Pork floss is a kind of pork product although it doesn’t look like meat at all. I think that (but not sure) pork floss is made of marinated pork slowly dry roasted until the meat is breaking apart and eventually become very very fine, just like the very fine fiber that makes up your carpet. Pork floss is a very common side dish to accompany plain porridge; it is also used as topping and/or  filling in breads and buns, or sandwiched with some butter. Here I’m using it in cooking.

The aroma, however, doesn’t come from pork floss but rather from curry leaves, garlic and Thai hot peppers. I love the fragrant smell of curry leaves. It brings out the soul of this dish. While the boys and Richard are going for the prawns, I am usually after the pork floss and aromatic crumbs– they are the best!

Aromatic Prawns with Pork Floss

Aromatic Prawns with Pork Floss. The very fine golden 'hair' is pork floss.

Ingredients:
1.5 lbs tiger prawns
3-4 cloves garlic
2 stalks curry leaves
10-15 hot Thai peppers
3-4 tbsp pork floss
salt and sugar to taste

Method:

  1. Remove prawn shells (keep the tail) and deveined. Season prawns with some salt and rinse off quickly. Pat dry.
  2. Finely chopped garlic, curry leaves and peppers.
  3. Heat up pan with some oil and saute prawns until just cooked. Dish out.
  4. Saute garlic, curry leaves and peppers until aroma comes out. Return the prawns to the pan and toss to combine. Add salt and sugar to taste. Dish out to a big bowl. Toss in pork floss then transfer to a plate. Serve hot immediately.

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GONG XI FA CAI!!! May the Year of Ox bring you prosperity and happiness.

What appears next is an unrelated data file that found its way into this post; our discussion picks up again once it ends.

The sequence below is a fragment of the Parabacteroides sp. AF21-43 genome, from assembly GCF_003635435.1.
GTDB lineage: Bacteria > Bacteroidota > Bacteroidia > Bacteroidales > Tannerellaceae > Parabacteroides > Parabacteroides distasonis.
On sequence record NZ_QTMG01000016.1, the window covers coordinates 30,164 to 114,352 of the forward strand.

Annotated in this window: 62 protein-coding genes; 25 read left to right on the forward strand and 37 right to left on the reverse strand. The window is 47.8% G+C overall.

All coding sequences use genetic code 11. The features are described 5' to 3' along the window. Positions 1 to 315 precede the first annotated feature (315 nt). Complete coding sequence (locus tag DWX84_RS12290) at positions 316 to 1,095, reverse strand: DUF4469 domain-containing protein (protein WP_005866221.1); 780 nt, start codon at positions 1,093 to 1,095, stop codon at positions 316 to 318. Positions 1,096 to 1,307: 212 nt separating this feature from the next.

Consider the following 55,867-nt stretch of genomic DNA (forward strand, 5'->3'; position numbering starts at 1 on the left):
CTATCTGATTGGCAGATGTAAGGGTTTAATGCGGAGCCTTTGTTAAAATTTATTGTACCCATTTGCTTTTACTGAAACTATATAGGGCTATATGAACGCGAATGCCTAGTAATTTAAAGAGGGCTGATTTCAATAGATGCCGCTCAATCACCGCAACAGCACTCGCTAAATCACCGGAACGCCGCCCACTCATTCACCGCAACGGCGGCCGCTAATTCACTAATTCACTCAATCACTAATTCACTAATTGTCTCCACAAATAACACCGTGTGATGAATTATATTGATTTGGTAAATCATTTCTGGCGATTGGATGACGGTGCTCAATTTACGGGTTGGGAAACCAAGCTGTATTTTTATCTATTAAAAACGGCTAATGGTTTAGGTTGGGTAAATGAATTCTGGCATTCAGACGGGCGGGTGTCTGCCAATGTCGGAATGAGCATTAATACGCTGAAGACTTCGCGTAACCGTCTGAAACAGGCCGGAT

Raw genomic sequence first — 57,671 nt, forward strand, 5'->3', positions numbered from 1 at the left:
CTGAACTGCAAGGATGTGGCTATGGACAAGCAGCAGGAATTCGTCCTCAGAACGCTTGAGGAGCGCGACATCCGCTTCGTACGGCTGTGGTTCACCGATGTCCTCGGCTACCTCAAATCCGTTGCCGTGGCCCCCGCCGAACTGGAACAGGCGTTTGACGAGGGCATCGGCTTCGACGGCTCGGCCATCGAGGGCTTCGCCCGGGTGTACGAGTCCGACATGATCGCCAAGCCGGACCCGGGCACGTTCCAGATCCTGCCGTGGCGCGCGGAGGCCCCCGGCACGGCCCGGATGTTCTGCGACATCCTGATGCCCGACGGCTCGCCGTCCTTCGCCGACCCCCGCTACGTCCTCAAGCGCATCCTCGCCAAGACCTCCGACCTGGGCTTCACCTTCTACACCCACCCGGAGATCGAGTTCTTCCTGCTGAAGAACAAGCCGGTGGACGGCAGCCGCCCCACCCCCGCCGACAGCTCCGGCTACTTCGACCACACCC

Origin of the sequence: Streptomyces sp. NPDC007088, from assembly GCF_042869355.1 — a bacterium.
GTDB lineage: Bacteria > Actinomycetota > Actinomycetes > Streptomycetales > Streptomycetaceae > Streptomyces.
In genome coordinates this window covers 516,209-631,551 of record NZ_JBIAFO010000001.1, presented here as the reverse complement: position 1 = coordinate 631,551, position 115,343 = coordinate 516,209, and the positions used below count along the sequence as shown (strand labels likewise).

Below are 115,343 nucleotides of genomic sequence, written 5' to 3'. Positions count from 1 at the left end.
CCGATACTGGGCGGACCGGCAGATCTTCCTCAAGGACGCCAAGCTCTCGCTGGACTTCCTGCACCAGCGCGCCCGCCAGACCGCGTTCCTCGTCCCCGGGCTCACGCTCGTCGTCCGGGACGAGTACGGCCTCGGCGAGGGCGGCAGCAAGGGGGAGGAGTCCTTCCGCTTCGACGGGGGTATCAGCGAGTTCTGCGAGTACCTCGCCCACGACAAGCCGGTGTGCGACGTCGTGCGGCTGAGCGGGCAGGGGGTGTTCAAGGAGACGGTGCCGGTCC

As I said in my previous post, I have been busy preparing for Chinese New Year and other daily stuff and so been behind again posting entries… seems I never have the time. Anyway, this is what I’ve been busy making for CNY:

Chinese New Year goodies

Chinese New Year goodies

I made 8 kinds of Chinese New Year treats this year, shown on the purple plate. The big crackers on the beautiful green flower plate is called “Keropok” (fish crackers), which is my all time favorite munch especially when playing mah jong. This is my first time making all these 8 types of treats… needs improvement of course but overall I’m very proud of myself. Whenever I told people I made them all by myself, they asked me where do I find the time to do all these besides taking care of 2 young boys and a baby… well, where there’s a will there’s a way 🙂

Let’s check out what goodies are on the plate (clockwise starts from top right):

Pork floss mini rolls— easy but time consuming. Cut a sheet of spring roll wrapper into 9 small pcs, fill in a little pork floss, roll up and seal the edge. Don’t be greedy and put too much pork floss– fat rolls don’t look good and saltier to the taste. Also, some recipes use beaten egg wash to seal but I find using egg wash will produce many tiny tiny bubbles on the “skin” after deep frying– not pretty at all vs. a smooth look using flour batter(flour+water–> thick batter ) for sealing. (cheaper on the cost too). I put the rolls in the fridge uncoveredto let cold (to get rid of the moist heat so the rolls stay dry in the freezer and less chance of oil splashing when frying) before storing them in the freezer. Time consuming but can be made ahead of time and stored in freezer. Can be baked in the oven too. I’ll try the baked version next time.